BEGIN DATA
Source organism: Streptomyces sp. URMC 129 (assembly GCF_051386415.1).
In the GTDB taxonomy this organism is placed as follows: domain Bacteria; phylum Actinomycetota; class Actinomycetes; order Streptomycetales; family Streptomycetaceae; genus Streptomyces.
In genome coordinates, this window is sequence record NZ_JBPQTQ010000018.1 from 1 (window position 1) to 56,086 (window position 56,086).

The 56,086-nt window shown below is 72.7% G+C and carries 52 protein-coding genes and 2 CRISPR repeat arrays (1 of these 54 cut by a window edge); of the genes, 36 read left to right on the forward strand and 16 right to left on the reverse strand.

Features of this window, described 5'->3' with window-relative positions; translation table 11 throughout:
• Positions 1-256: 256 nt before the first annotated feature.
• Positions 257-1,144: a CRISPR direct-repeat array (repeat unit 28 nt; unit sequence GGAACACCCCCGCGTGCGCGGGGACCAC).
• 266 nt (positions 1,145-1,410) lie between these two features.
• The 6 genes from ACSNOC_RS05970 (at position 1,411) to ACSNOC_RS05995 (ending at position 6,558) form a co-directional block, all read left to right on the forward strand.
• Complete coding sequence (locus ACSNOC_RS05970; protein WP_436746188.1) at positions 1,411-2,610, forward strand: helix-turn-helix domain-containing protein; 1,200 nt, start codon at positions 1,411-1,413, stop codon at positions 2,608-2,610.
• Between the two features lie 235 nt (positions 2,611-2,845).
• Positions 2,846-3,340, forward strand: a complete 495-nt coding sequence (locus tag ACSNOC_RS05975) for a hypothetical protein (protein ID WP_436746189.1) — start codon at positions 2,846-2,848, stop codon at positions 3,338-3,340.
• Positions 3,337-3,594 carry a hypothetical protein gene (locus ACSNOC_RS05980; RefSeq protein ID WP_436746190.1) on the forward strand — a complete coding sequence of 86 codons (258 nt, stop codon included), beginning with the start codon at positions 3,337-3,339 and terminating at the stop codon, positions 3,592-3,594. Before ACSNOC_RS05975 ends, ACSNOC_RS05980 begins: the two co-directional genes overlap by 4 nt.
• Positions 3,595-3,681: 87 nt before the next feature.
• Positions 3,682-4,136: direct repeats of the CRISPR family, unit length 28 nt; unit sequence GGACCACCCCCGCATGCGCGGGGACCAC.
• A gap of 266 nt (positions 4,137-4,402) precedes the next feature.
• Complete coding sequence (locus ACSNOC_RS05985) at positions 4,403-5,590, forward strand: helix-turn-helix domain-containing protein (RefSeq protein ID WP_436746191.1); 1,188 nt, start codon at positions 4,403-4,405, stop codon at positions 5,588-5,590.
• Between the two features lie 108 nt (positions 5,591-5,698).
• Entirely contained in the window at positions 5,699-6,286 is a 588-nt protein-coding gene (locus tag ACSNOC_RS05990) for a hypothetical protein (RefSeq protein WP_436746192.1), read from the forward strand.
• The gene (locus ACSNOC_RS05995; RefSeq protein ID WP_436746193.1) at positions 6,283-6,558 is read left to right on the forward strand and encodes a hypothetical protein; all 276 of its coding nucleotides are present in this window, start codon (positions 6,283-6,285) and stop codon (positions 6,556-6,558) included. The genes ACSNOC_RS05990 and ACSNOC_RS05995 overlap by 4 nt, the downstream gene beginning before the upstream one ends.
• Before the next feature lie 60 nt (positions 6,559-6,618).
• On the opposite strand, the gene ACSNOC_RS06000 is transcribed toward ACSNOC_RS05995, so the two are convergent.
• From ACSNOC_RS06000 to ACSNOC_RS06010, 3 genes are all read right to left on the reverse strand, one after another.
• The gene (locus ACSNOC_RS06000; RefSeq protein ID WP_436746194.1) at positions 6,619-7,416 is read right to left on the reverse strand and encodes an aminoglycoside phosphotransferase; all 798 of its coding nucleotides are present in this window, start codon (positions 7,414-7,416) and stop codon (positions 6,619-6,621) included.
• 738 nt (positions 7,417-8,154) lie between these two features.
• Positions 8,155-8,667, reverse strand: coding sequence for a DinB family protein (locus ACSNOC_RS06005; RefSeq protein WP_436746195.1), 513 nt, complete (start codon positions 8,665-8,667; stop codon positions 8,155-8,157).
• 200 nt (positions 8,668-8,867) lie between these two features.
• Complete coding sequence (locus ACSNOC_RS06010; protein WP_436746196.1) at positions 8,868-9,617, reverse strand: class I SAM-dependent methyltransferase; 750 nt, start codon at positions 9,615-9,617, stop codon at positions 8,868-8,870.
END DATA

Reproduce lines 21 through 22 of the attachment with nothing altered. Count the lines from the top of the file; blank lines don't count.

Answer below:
• Before the next feature lie 60 nt (positions 6,559-6,618).
• On the opposite strand, the gene ACSNOC_RS06000 is transcribed toward ACSNOC_RS05995, so the two are convergent.